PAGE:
Keep fighting, I broke down and got counseling every other month to just touch base and got a sleep aide to help with the depression. They are also changing my medication AGAIN to Stelara from entivio which I started getting way to many side effects, same thing happened with Remicade with me....but hey maybe this one is the winner and it's only shots after the first infusion. This is huge since I have TINY veins that they have a hard time getting and run when I come through the door and say "Not It" to each other. My record is 10 times before they got me ya threatened a port they did.

Take heart, we are here for you.
03-14-2019, 11:46 AM   #6
Bufford
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Most people who have this disease have developed strong coping skills due to the difficulty and discomfort that comes with it. When I flare I have often asked myself what are my options? The answer has always been to keep on going through those rough patches in life, for better will come along at some point.

When things do improve I take advantage of it by doing the things I want or need to do, and perhaps cheat a little bit to enjoy life.

I know its a difficult life that I must lead when compared to others who are healthy, but I still feel blessed to have a life to live at all despite the pains.
03-16-2019, 01:56 AM   #7
MizzSarah
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What is productive, really? Is productive, adulting because I feel like Iíve been doing that for a while. I continue to press on with the hope that I have another good dayó-and at this point I almost feel like Iím in a blur of time. Is simply trying to be a fully functional 26 year old being productive?

Purpose for my life with this disease is still beyond my level of understanding.
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03-16-2019, 11:13 AM   #8
Bufford
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MissSarah, hang in there, I recall going through some dark valleys of life when I was in my mid 20's. I had to deal with very painful rectal abscesses, and in those days they did only used a local anesthetic which was very painful when they lanced them. Doctors did not know much about Crohn's back then leaving me without treatments and having to keep up with my job or I would loose the house.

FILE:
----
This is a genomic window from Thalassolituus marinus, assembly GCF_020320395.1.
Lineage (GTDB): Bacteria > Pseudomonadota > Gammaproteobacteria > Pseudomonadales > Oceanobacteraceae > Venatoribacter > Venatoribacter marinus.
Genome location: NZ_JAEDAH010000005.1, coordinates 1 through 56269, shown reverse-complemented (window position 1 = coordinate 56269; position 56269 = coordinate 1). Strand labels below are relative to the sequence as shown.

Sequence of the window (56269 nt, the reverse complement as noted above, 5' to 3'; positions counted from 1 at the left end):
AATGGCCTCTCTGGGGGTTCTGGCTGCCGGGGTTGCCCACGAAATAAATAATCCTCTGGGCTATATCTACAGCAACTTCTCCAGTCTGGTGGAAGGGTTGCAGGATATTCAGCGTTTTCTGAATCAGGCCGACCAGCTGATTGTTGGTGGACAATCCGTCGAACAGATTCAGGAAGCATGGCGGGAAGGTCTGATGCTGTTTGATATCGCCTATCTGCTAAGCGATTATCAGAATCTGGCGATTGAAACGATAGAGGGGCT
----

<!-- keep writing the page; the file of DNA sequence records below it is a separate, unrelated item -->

Long story short, life was not easy and Crohn's led me into an early retirement. My condition is better managed now. Was all the pain in life worth it? Yes it has been. Life is not always fair, but I only know one thing, and that is to keep on going for there is always the chance of something better coming around. My experience is that better does come as one gets older. Like wine, life improves with aging.
04-13-2019, 06:31 PM   #9
D Bergy
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It is possible. I had plenty of misery and just about died of sepsis due to fistulas. That was 2012. Its now 2019 and I have no hint of it since that year. You can find your way through this.

Dan
04-14-2019, 10:30 AM   #10
Bufford
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I went through the same thing with sepsis nearly 20 years ago, and came home with a souvenir from the hospital in the form of a colostomy bag for life. I believe that was the low point and the darkest valley I had to cross in my life time. The road ahead has been rocky at best, but it has been uphill since then. You are right D Bergy there is a way through this, and the disease makes many of us more determined to be a survivor and beat this scourge.
04-14-2019, 05:15 PM   #11
D Bergy
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Thats rough Bufford. I woke up after surgery with an illiostomy bag.
Luckily it was reversed months later.

We rearranged my life also. Just realized it was time to quit burning the candle at both ends.

There is a life after Crohns. We just are never sure where it will bring us.

Dan